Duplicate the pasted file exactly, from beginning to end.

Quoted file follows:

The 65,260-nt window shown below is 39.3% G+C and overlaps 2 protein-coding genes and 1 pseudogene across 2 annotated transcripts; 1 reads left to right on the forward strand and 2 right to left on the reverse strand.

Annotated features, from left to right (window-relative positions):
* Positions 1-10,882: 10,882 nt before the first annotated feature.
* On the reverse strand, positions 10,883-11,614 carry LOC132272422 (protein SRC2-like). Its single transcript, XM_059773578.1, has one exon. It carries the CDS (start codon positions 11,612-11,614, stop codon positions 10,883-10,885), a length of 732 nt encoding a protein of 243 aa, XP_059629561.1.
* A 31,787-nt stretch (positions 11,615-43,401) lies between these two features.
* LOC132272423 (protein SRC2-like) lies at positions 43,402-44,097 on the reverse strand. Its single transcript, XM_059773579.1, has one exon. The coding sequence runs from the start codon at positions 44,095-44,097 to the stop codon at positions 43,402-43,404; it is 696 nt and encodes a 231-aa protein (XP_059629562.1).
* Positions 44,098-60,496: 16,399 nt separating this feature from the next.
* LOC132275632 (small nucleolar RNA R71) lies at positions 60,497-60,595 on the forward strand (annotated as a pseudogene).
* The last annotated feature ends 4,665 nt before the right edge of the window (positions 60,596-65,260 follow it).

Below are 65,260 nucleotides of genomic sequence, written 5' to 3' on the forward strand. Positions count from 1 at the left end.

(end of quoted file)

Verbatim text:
The 65,260-nt window shown below is 39.3% G+C and overlaps 2 protein-coding genes and 1 pseudogene across 2 annotated transcripts; 1 reads left to right on the forward strand and 2 right to left on the reverse strand.

Annotated features, from left to right (window-relative positions):
* Positions 1-10,882: 10,882 nt before the first annotated feature.
* On the reverse strand, positions 10,883-11,614 carry LOC132272422 (protein SRC2-like). Its single transcript, XM_059773578.1, has one exon. It carries the CDS (start codon positions 11,612-11,614, stop codon positions 10,883-10,885), a length of 732 nt encoding a protein of 243 aa, XP_059629561.1.
* A 31,787-nt stretch (positions 11,615-43,401) lies between these two features.
* LOC132272423 (protein SRC2-like) lies at positions 43,402-44,097 on the reverse strand. Its single transcript, XM_059773579.1, has one exon. The coding sequence runs from the start codon at positions 44,095-44,097 to the stop codon at positions 43,402-43,404; it is 696 nt and encodes a 231-aa protein (XP_059629562.1).
* Positions 44,098-60,496: 16,399 nt separating this feature from the next.
* LOC132275632 (small nucleolar RNA R71) lies at positions 60,497-60,595 on the forward strand (annotated as a pseudogene).
* The last annotated feature ends 4,665 nt before the right edge of the window (positions 60,596-65,260 follow it).

Below are 65,260 nucleotides of genomic sequence, written 5' to 3' on the forward strand. Positions count from 1 at the left end.